A new version of Windows has some changes you should know about.
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Recently, Microsoft announced a new version of Windows. Aimed at inexpensive laptops and education, Windows 10 S presents some new advantages and some disadvantages as well. It's set to compete with ChromeOS, a simplified operating system that has limited app selection and that's mostly based around Google's Chrome browser.
This new wave of affordable Windows laptops should give consumers plenty of choices when they don't have a whole lot of money to spend. That said, Microsoft's upcoming Surface Laptop will also have the new Windows 10 S software pre-loaded, giving you a top-shelf option to choose from as well.
Windows 10 S is a cut-down version of normal Windows 10.
Previously, there were two Windows flavors for everyday use: Home and Pro. Windows 10 S the new third option, although I wouldn't be shocked if Microsoft discontinued the Home version in favor of S eventually.
Windows 10 S is more secure due to the way you install apps. Instead of allowing for any program from the internet to install to a Windows 10 S computer, users will only be able to install apps available on the Windows Store. Each app in the Store is vetted by Microsoft.
This means that exploits and malware won't be able to glom onto your computer, and complex applications will install and uninstall cleanly without leaving detritus on your system long after you're done with the program.
Even though Microsoft doesn't have many popular apps in its store, there are loads of everyday programs that will be in the store by the time Windows 10 S computers are on store shelves. Software like Photoshop Elements, Microsoft's Office apps, and Twitter, Facebook, and even Instagram are all there today. Microsoft has announced that Spotify and iTunes will be in the Store later on this year.
Plenty of apps are nowhere to be found, so make sure your favorites are available. The Windows Store has been a little slow to grow, and even now it's nowhere near as good as the iOS app store, Mac App Store, or even Google Play.
For instance, some third-party browsers like Firefox or Google Chrome are unavailable from the Store. As it stands, Windows 10 S will likely only have one fully-featured web browser available for it: Microsoft Edge (with Bing set as the only search provider). Personally, I think Edge is fine for most users, but if you rely on a Chrome plugin for your job, or just prefer a different browser, you're going to be out of luck.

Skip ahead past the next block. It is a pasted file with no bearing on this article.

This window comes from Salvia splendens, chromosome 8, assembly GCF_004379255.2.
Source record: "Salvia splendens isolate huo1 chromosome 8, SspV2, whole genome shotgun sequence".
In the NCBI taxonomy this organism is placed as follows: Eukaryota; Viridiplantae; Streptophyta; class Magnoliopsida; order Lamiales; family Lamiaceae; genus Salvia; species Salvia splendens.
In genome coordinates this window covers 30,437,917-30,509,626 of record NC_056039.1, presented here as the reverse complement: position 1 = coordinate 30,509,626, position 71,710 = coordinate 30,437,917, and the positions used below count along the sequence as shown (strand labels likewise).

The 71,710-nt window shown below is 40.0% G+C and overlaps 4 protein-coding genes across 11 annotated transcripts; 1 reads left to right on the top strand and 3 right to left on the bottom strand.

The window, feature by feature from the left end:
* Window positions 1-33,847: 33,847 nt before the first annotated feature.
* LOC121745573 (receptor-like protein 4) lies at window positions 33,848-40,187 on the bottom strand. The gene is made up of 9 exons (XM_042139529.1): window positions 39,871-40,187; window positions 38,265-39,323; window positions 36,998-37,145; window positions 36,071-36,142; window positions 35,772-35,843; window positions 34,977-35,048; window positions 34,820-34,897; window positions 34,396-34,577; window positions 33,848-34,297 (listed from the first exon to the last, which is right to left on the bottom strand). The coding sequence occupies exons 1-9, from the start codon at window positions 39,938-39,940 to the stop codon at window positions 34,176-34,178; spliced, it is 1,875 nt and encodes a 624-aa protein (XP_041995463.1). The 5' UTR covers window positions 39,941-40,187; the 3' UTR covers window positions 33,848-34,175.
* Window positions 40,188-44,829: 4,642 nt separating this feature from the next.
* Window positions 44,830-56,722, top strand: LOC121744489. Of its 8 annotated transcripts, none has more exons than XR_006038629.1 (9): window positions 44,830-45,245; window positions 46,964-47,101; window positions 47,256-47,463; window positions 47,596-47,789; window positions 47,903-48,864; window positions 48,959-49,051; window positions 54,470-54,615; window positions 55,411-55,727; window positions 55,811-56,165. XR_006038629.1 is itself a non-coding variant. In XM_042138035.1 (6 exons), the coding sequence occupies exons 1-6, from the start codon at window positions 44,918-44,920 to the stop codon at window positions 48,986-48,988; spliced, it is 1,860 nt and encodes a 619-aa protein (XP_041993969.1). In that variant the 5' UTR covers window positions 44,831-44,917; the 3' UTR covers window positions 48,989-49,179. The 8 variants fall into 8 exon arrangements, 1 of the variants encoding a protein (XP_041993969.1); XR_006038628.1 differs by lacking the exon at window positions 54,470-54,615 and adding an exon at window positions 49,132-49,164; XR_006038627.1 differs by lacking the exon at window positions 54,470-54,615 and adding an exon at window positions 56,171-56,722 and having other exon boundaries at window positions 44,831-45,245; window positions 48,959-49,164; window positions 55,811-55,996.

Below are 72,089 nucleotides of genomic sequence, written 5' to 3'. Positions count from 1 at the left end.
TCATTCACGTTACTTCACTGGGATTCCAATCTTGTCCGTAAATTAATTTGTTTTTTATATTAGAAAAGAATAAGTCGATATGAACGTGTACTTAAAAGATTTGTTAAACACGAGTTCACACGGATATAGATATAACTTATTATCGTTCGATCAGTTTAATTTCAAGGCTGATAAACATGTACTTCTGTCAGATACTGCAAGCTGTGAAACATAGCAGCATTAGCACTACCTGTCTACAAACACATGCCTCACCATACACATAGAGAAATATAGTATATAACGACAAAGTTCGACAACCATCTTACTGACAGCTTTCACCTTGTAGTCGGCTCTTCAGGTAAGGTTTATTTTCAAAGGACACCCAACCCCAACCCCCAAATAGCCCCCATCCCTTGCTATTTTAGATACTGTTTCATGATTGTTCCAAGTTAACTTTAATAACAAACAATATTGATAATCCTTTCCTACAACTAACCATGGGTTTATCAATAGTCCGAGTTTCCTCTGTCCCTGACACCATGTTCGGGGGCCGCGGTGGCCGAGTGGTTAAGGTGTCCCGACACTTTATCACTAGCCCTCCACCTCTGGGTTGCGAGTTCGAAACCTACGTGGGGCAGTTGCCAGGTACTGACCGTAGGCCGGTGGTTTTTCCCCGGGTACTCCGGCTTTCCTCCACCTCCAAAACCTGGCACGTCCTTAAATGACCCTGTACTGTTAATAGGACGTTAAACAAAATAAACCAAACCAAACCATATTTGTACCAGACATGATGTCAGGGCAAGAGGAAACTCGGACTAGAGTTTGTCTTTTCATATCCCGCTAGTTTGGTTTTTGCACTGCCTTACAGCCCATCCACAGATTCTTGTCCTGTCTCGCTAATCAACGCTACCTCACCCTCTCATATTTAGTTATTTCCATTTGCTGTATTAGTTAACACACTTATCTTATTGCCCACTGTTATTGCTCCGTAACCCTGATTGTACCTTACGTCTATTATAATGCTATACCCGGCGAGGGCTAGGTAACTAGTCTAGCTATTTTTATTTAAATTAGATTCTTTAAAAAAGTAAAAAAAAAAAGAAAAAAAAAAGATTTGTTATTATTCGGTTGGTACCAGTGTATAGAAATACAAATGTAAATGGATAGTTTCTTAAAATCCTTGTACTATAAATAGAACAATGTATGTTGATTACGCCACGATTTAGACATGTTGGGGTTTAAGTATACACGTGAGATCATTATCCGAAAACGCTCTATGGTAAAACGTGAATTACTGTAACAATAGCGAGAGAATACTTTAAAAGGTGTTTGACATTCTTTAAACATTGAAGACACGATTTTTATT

Yes, but there's a catch.
Since Windows 10 S PCs are identical in most ways to normal computers, you'll be able to purchase a $50 upgrade to full Windows 10 Pro. The upgrade unlocks the features in Windows 10 S, so you don't need to reinstall anything.
Maybe, but it's unlikely.
Since Windows 10 can only get its programs and apps from the Store, you're unlikely to install malware, even inadvertently. That said, there may be other exploits that could infect your system, but using Store apps, and running the built-in Windows Defender antivirus software should keep you safe.
Yes, but not with Steam.
Steam isn't in the Windows Store, and it's doubtful it ever will be. There are some popular games already in the Store (for instance, Halo Wars 2, Forza Horizon 3, and Minecraft are all there), but if you want the latest and greatest PC games, Windows 10 S probably isn't for you.
Microsoft has left in some of the best features, but Windows 10 S still isn't as fully-featured as Windows 10 Pro. For instance, even though it has Azure Active Directory support, BitLocker encryption, and other business and device management features, there's still stuff you can't use. For instance, the new Windows Subsystem for Linux and Hyper-V virtualization are not available.
Mostly, we'll see low-end models with this version on Windows on-board. That said, Microsoft's premium Surface Laptop is going to be among the first around that carries a price that starts at $1,000. It was announced that Windows PC makers will have 10 S laptops for as little as $189. Brands that have announced Windows 10 S laptops so far include the usual suspects: Dell, HP, Lenovo, Fujitsu, Samsung, Asus, Acer, and Toshiba.